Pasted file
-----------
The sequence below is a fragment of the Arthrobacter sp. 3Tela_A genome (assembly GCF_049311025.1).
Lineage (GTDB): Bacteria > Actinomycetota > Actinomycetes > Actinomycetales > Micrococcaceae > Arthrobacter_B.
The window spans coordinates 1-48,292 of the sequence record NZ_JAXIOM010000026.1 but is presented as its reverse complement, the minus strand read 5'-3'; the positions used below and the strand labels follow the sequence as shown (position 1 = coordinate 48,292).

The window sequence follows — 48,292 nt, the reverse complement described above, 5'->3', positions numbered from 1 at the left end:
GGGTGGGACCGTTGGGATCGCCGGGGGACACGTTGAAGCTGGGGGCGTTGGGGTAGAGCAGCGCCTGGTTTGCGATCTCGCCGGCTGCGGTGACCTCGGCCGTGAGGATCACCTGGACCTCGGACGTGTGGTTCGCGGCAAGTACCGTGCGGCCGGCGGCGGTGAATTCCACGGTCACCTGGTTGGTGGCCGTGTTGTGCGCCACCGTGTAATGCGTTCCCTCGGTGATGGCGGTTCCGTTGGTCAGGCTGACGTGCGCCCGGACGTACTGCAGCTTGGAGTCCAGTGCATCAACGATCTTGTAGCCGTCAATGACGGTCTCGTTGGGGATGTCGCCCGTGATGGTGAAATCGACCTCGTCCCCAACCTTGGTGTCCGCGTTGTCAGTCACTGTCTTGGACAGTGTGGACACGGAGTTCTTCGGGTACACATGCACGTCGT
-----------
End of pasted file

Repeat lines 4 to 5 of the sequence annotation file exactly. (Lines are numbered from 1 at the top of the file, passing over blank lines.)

The window sequence follows — 48,292 nt, the reverse complement described above, 5'->3', positions numbered from 1 at the left end:
GGGTGGGACCGTTGGGATCGCCGGGGGACACGTTGAAGCTGGGGGCGTTGGGGTAGAGCAGCGCCTGGTTTGCGATCTCGCCGGCTGCGGTGACCTCGGCCGTGAGGATCACCTGGACCTCGGACGTGTGGTTCGCGGCAAGTACCGTGCGGCCGGCGGCGGTGAATTCCACGGTCACCTGGTTGGTGGCCGTGTTGTGCGCCACCGTGTAATGCGTTCCCTCGGTGATGGCGGTTCCGTTGGTCAGGCTGACGTGCGCCCGGACGTACTGCAGCTTGGAGTCCAGTGCATCAACGATCTTGTAGCCGTCAATGACGGTCTCGTTGGGGATGTCGCCCGTGATGGTGAAATCGACCTCGTCCCCAACCTTGGTGTCCGCGTTGTCAGTCACTGTCTTGGACAGTGTGGACACGGAGTTCTTCGGGTACACATGCACGTCGT